Homeless count

A person sleeps on a bench in November outside the Salvation Army shelter in Denton.

The state of Denton County’s homeless communities will be on display this week, when the United Way of Denton County hits downtown Denton to share its latest “point-in-time” count.

The new data suggests there may be fewer people living homeless in the county, with a total of 194 people surveyed on a night in January, down from 255 last year and 228 in 2017. But new metrics are giving the United Way and its collaborators fresh insights into the barriers that many people on the streets are living with.

For starters, of the 194 people who answered the survey in Denton County, about 73 percent of them said that before they became homeless, they were living by themselves.

To Courtney Cross, the local United Way’s director of homeless initiatives, this new metric calls for a deeper discussion about how people become homeless in communities in Denton County.

“It’s one of those things that you have kind of have a hunch about, but to have it so blatantly there in the day, it’s eye-opening,” she said Friday. “I think it also speaks to affordability” in housing.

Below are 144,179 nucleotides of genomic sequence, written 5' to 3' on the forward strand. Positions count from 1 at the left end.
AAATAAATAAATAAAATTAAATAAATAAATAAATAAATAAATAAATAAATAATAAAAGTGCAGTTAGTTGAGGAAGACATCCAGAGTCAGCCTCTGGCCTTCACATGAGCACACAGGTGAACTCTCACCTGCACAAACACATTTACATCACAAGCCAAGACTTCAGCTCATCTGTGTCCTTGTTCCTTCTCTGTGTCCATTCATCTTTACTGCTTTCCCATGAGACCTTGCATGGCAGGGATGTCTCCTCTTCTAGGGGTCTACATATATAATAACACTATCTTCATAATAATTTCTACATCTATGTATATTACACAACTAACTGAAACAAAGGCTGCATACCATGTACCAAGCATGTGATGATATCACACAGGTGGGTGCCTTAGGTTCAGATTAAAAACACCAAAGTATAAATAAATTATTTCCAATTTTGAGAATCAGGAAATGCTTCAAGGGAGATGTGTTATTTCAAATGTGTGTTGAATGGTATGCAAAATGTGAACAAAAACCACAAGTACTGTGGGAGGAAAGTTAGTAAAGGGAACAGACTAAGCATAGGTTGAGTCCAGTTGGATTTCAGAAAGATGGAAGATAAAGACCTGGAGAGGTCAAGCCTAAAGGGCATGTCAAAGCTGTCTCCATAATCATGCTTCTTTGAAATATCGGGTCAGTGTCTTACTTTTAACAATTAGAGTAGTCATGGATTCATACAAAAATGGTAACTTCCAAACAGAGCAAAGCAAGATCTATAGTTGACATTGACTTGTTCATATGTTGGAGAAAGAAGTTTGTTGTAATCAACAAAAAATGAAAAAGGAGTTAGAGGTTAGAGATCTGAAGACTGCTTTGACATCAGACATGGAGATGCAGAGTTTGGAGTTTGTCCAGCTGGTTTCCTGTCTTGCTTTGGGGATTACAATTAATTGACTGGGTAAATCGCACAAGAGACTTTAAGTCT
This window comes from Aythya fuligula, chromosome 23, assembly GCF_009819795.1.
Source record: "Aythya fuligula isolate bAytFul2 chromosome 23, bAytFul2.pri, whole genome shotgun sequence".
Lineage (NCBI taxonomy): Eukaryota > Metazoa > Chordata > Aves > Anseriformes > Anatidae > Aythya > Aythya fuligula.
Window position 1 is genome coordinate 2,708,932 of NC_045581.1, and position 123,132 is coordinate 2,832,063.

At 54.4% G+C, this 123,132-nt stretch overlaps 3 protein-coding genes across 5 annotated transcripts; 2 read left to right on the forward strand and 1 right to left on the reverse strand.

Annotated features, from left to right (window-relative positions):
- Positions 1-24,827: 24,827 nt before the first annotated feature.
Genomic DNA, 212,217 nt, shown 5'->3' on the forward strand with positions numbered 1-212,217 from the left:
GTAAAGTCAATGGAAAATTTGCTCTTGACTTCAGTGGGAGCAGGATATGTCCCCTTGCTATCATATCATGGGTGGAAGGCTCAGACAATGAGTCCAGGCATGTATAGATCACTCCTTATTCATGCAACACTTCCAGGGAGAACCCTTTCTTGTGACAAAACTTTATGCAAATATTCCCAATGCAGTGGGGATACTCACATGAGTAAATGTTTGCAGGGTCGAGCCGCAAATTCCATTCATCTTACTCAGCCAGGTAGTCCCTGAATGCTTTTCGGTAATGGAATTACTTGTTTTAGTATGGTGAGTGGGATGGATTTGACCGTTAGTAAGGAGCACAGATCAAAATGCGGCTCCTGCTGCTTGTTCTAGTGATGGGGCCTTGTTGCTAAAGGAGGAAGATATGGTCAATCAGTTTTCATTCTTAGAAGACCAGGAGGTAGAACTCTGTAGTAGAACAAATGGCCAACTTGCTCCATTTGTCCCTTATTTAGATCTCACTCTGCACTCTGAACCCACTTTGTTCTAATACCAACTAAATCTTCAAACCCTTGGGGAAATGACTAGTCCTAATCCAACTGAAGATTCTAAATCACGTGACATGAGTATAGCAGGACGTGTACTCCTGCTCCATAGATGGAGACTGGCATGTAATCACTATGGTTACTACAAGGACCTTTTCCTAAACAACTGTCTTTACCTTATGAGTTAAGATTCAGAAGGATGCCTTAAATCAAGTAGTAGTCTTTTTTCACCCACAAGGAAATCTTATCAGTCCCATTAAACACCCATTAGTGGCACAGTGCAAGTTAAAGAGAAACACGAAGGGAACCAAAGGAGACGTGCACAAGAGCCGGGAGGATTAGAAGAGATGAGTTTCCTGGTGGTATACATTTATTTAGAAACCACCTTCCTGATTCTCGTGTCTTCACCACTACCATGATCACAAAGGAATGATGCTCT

Well over half of those surveyed had completed high school. Of those, 25% said high school was their highest level of education completed, while 28% attended some college and 6% received a college degree. As the cost of living continues to rise across the United States while wages are not, this was another eye-opener for Cross.

“I think we’re starting to feel the effects of it in our society,” she said. “Even with a high school education or even a college education, it doesn’t guarantee you can afford to live where you work or sustain your living situation.”

About 24% of the respondents didn’t finish high school or earn a GED, the data shows.

All of these nuances, Cross said, help guide the United Way and its partners to find the right solutions for people — and make sure the tools and assessments they’re deploying are even going to be practical.

Such is the case for African Americans who are living with homelessness. The data shows they are over-represented among the overall population of homeless people. According to the U.S. Census Bureau American FactFinder, about 8% of the U.S. population is black. But they make up nearly 18% of the homeless population, United Way’s data shows.

“I think we’re seeing it more in our community than we have in the past,” Cross said. “We’re definitely trying to be mindful of, are we using assessments that people of color are actually going to relate to?”

All of the data is available on the United Way of Denton County’s website at www.unitedwaydenton.org. A presentation is scheduled for 6 to 8 p.m. Wednesday on the Courthouse on the Square lawn.

DALTON LAFERNEY can be reached at 940-566-6882 and via Twitter at @daltonlaferney.

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